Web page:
He doesn’t accept the rules of the society we live in because those rules would have condemned him to a life not suitable to a man like himself, a man of extraordinary force and character. What you have to understand is that he considers himself the equal of all those great men like Presidents and Prime Ministers and Supreme Court Justices and Governors of the States. He refuses to live by rules set up by others, rules which condemn him to a defeated life. But his ultimate aim is to enter that society with a certain power since society doesn’t really protect its members who do not have their own individual power. In the meantime he operates on a code of ethics he considers far superior to the legal structures of society (365).

It is still the same story. Why do we continue to be surprised that people whom we as a nation try to take advantage of eventually organize in order to protect themselves and their interests? These are the same conditions that birth violent gangs formed mostly by underprivileged minorities in urban areas today. Granted, these power structures lack the finesse and coordination of the Godfather and the Corleone Family, but it’s the same principle. How can anyone expect a group of people systematically neglected and pushed to the fringes of society to simply allow this to happen until time or some sense of human compassion causes those in power to see them as equally needful of the same benefits and protection afforded to the native-born, usually white citizenry?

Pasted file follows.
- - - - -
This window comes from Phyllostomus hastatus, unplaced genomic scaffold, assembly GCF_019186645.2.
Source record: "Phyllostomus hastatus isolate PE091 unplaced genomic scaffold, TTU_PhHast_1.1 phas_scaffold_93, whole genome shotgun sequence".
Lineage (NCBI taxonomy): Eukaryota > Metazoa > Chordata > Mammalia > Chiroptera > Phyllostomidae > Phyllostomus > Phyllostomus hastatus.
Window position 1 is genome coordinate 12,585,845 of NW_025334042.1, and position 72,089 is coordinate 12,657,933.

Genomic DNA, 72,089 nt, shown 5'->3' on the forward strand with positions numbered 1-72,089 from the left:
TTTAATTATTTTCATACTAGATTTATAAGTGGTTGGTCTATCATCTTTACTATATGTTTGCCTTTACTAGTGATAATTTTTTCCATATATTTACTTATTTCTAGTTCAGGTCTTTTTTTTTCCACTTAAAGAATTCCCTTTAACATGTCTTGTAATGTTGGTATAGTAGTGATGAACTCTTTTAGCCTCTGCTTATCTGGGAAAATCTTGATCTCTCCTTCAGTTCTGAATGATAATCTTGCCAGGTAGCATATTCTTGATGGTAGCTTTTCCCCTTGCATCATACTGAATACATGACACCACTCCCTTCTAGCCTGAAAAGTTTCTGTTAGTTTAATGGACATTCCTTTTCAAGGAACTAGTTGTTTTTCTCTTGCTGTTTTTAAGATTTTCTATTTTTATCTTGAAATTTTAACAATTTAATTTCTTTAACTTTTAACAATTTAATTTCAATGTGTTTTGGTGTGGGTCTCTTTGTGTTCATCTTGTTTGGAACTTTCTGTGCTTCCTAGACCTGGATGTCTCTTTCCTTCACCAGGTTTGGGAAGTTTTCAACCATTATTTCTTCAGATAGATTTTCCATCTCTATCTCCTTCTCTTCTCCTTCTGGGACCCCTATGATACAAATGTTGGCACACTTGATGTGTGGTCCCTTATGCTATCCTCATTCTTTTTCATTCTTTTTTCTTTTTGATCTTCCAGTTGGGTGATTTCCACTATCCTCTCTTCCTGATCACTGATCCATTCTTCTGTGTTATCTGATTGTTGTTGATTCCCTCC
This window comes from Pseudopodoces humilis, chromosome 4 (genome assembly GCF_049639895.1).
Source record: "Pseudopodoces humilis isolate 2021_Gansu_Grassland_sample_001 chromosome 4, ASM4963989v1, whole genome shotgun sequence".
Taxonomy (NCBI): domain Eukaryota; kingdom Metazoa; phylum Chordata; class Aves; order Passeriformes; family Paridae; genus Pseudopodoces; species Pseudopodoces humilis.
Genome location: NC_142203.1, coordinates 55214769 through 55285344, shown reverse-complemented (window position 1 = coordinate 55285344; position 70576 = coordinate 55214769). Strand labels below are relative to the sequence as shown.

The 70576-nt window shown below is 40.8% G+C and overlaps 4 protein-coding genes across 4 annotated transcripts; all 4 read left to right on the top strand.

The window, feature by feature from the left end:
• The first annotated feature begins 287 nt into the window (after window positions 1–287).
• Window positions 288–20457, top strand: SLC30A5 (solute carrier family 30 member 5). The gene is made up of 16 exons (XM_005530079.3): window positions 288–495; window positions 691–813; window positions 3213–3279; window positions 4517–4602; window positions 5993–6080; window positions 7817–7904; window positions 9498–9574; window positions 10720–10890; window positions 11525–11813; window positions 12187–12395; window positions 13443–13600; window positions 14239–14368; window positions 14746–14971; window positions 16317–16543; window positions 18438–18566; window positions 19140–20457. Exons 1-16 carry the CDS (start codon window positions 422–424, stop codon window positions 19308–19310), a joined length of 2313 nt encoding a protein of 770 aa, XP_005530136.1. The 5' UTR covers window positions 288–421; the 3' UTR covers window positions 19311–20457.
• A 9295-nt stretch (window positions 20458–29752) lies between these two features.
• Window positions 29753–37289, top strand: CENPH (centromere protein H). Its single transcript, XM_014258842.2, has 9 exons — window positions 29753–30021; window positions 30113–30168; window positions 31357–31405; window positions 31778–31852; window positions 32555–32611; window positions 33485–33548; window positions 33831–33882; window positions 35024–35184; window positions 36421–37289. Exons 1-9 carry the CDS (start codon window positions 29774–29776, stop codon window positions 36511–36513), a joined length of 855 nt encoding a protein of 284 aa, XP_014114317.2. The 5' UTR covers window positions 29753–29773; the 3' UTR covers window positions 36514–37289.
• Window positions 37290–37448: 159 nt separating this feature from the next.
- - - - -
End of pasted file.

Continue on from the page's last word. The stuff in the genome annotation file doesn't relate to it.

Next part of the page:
It is this unwillingness to allow xenophobic injustice and prejudice to dictate their lives that makes the Godfather and the other heads of family men to be emulated, in character if not action. I am not condoning murder or coercion as a political or personal weapon, but I can not deny the strength of will and the desire to protect their families and friends that spurred these men from humble beginnings to positions of power.

All of these men were good listeners, patient men. They had one other thing in common. They were those rarities, men who had refused to accept the rule of organized society, men who refused the dominion of other men. There was no force, no mortal man who could bend them to their will unless they wished it. They were men who guarded their free will with wiles and murder. Their wills could be subverted only by death. Or the utmost reasonableness (287).